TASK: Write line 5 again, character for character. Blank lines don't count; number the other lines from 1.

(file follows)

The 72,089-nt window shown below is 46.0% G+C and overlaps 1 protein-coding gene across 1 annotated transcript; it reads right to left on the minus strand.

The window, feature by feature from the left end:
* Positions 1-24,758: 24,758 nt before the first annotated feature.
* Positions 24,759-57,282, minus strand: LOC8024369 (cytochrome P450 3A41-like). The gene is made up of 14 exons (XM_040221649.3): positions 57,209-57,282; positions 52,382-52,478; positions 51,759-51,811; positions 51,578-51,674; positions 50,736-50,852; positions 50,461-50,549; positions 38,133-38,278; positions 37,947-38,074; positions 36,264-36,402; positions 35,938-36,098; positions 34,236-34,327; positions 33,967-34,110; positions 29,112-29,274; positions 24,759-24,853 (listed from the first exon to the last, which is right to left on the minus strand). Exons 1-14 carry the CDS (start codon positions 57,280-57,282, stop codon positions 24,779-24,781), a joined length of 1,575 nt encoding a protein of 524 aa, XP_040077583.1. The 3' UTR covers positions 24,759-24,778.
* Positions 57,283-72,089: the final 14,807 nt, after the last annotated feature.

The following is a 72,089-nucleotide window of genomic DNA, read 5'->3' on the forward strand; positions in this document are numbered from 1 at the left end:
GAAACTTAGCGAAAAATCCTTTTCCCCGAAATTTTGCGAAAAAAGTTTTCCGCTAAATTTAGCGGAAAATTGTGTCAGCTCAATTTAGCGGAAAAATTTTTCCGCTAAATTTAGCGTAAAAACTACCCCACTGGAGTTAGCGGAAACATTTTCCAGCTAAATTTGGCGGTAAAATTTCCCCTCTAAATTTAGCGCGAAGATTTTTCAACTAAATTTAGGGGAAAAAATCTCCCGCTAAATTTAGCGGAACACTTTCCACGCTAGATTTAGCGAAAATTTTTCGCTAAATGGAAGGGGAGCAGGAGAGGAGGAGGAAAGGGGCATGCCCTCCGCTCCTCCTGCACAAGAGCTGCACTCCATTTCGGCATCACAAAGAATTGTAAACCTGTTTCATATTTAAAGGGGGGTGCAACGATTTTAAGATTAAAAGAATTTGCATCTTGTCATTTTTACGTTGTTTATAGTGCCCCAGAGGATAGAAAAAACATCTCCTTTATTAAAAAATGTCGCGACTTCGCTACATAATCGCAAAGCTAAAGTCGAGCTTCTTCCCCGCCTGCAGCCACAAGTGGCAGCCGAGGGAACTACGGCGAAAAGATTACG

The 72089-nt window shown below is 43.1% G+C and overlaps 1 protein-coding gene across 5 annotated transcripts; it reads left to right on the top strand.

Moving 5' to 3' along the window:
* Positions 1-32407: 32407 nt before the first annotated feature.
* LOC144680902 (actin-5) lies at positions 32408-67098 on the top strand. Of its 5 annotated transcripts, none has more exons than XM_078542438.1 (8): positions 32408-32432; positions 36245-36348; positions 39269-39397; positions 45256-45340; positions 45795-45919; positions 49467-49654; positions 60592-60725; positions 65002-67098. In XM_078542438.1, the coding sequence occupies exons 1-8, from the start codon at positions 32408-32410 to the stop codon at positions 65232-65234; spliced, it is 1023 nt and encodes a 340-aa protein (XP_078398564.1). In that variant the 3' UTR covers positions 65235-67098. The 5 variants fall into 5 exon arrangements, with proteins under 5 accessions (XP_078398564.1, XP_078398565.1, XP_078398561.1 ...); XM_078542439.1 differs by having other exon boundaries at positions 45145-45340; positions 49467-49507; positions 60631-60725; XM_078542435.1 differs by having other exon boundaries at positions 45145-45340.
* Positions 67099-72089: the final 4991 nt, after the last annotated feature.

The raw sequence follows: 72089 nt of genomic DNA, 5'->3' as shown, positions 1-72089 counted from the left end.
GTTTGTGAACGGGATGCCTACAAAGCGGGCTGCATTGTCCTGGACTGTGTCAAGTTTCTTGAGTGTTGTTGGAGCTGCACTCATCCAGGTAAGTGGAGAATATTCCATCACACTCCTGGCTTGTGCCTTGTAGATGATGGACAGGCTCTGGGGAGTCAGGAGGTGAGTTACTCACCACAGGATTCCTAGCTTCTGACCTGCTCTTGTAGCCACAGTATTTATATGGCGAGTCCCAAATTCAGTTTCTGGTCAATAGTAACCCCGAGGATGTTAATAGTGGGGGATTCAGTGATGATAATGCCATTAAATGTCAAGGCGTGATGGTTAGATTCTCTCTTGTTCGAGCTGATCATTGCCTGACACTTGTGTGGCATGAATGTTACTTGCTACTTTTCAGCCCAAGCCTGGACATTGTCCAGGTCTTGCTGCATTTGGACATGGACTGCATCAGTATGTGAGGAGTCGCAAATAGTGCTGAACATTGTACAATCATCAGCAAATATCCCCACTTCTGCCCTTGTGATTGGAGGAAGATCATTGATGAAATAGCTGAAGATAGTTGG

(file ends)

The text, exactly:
* Positions 57,283-72,089: the final 14,807 nt, after the last annotated feature.